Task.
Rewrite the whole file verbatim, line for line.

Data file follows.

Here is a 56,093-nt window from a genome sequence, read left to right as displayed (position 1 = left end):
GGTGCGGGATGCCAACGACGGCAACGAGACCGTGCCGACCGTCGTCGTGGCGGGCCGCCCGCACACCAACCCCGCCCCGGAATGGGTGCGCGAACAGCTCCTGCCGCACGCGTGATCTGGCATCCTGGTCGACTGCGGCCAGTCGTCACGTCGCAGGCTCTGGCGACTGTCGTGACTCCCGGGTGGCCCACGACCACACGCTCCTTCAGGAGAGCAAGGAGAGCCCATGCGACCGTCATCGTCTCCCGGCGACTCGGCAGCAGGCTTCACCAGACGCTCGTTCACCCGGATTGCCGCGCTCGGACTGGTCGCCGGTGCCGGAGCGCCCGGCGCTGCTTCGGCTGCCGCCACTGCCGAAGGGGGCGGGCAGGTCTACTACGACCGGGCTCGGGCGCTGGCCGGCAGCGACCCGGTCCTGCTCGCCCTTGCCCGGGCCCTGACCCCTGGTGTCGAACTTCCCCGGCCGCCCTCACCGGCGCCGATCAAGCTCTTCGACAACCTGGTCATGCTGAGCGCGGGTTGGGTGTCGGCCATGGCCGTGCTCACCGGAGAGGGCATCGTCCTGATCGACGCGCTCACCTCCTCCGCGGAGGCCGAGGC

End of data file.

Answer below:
Here is a 56,093-nt window from a genome sequence, read left to right as displayed (position 1 = left end):
GGTGCGGGATGCCAACGACGGCAACGAGACCGTGCCGACCGTCGTCGTGGCGGGCCGCCCGCACACCAACCCCGCCCCGGAATGGGTGCGCGAACAGCTCCTGCCGCACGCGTGATCTGGCATCCTGGTCGACTGCGGCCAGTCGTCACGTCGCAGGCTCTGGCGACTGTCGTGACTCCCGGGTGGCCCACGACCACACGCTCCTTCAGGAGAGCAAGGAGAGCCCATGCGACCGTCATCGTCTCCCGGCGACTCGGCAGCAGGCTTCACCAGACGCTCGTTCACCCGGATTGCCGCGCTCGGACTGGTCGCCGGTGCCGGAGCGCCCGGCGCTGCTTCGGCTGCCGCCACTGCCGAAGGGGGCGGGCAGGTCTACTACGACCGGGCTCGGGCGCTGGCCGGCAGCGACCCGGTCCTGCTCGCCCTTGCCCGGGCCCTGACCCCTGGTGTCGAACTTCCCCGGCCGCCCTCACCGGCGCCGATCAAGCTCTTCGACAACCTGGTCATGCTGAGCGCGGGTTGGGTGTCGGCCATGGCCGTGCTCACCGGAGAGGGCATCGTCCTGATCGACGCGCTCACCTCCTCCGCGGAGGCCGAGGC